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Software and education challenge e-commerce dominance

0 June 2013


June 2013 was a successful month for three sectors. The first, e-commerce, is no surprise. However, the success of two ‘fringe’ sectors - computer software and education projects - is more unexpected. It is unlikely though that the success of either of these sectors will develop into a trend.

The software sector was boosted by significant grant support and the acquisition by foreign companies of a number of Russian projects. However, such acquisitions are unlikely to become commonplace, because the process of developing a software company to the point that it is ready to be acquired is very long - often lasting up to 10 years.

The proliferation of successful education startups is held back by administrative barriers, which ensure that only projects from within a privileged circle can succeed. 

Below you can see an infographic analysis of the Russian venture market in June 2013, brought to life by GoVisual


$ 130 million

Investors: Access Industries, Summit Partners and Tengelmann

Why:, an online retailer of clothes, shoes and accessories, completed a big round in which investors pledged cash in return for equity in the firm. This brings the total invested in the project to more than $200 million. This strategy is typical of Lamoda’s owners, the German business incubator Rocket Internet, who seek to reduce their stake in the project by attracting top institutional investors. 


$ 7 million

Investor: Business Angel (unkown)

Why: Travel club HipClub, which caters to those who want something different to the average tourist package holiday, has raised $7 million from an unknown business-angel. The service, owned by HipWay, offers discounts to members by aggregating special offers. Both the details of the deal and the company’s exact plans for the money remain unknown. However, the CEO has confirmed that they want to relaunch the project and increase their user base. 

Global Lab

$ 3 million

Investors: VEB InnovatciiNew Technologies Institute

Why: Skolkovo startup Global Lab, an online community for schools, received funding from "VEB Innovatcii" fund and the New Technologies Institute. The project, based on a similar model to Coursera, has attracted schools from Russia, Eastern Europe, Latin America, the USA and Asia. The resource currently focuses on subjects relating to our natural surroundings - including geography, biology and ecology, but it plans to introduce physics, chemistry and humanities subjects. This is already Web Capital’s fourth investment in 2013.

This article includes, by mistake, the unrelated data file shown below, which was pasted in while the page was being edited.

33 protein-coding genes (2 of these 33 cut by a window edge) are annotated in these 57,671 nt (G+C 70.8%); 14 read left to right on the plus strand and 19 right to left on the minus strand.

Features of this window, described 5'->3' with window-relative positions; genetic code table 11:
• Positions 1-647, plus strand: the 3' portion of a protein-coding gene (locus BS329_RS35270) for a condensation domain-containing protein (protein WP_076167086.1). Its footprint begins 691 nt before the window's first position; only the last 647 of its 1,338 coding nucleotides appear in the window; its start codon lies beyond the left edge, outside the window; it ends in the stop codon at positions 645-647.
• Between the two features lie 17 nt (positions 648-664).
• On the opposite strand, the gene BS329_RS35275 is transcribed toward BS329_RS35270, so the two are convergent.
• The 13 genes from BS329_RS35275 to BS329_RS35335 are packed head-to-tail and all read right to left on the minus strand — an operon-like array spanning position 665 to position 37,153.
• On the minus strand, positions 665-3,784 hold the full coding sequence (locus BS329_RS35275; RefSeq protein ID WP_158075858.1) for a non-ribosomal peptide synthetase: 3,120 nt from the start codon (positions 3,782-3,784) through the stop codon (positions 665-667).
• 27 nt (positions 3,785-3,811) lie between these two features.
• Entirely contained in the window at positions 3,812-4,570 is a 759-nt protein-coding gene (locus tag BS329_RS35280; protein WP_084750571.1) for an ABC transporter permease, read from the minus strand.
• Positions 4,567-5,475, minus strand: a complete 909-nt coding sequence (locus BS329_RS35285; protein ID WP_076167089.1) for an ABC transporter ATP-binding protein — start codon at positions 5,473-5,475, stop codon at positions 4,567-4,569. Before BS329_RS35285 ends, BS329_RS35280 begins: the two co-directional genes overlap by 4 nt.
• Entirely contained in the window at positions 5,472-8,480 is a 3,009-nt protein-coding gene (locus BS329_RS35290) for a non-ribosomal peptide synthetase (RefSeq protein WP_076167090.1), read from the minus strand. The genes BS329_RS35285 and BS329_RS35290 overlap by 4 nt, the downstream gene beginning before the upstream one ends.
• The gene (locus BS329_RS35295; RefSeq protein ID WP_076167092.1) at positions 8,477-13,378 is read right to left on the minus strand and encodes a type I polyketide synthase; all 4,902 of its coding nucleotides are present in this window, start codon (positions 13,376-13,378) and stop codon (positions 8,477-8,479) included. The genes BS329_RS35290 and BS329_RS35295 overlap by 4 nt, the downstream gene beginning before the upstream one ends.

Skolkovo Fund

Why: The Skolkovo Fund’s 57 Russian and foreign partners could invest up to $600 million in resident projects. The Presidential administration recently reaffirmed its commitment to the Skolkovo project despite recent scandals, pledging to provide all the necessary resources to make it a success.

The Russian state’s ongoing commitment was confirmed by Sergey Ivanov at a meeting attended by Viktor Vekselberg (Skolkovo Fund), Craig Barrett (Skolkovo Fund), John Chambers (Cisco), Peter Lesher (Siemens), William Savage (Intel), Jean-Pascale Tricoire (Schneider Electric), Paul Stoffels (Johnson&Johnson), Bruno de Leo (IBM) and Jim Hagemann Snabe (SAP).


Oleg Kovrigin

Why: Russian academic Oleg Kovrigin’s software company Alfabet, which specializes in planning and optimizing IT infrastructures, was acquired by leading German IT-developer Software AG for €30-40 million. Before moving to Germany Kovrigin worked in the Systems Analysis Institute at the Russian Academy of Sciences, where he gained his PhD.



Why: ClipClock, a service for exchanging short video clips which had received $3 million from a number of Russian investors including Runa Capital ($2.5 million) was shut down. According to Andrey Krainov, who created the project, investors gave the team a chance to test their business model, but it didn’t work out. The closure of ClipClock triggered widespread gossip regarding possible reasons and also the quality of work done by those who had invested money. 


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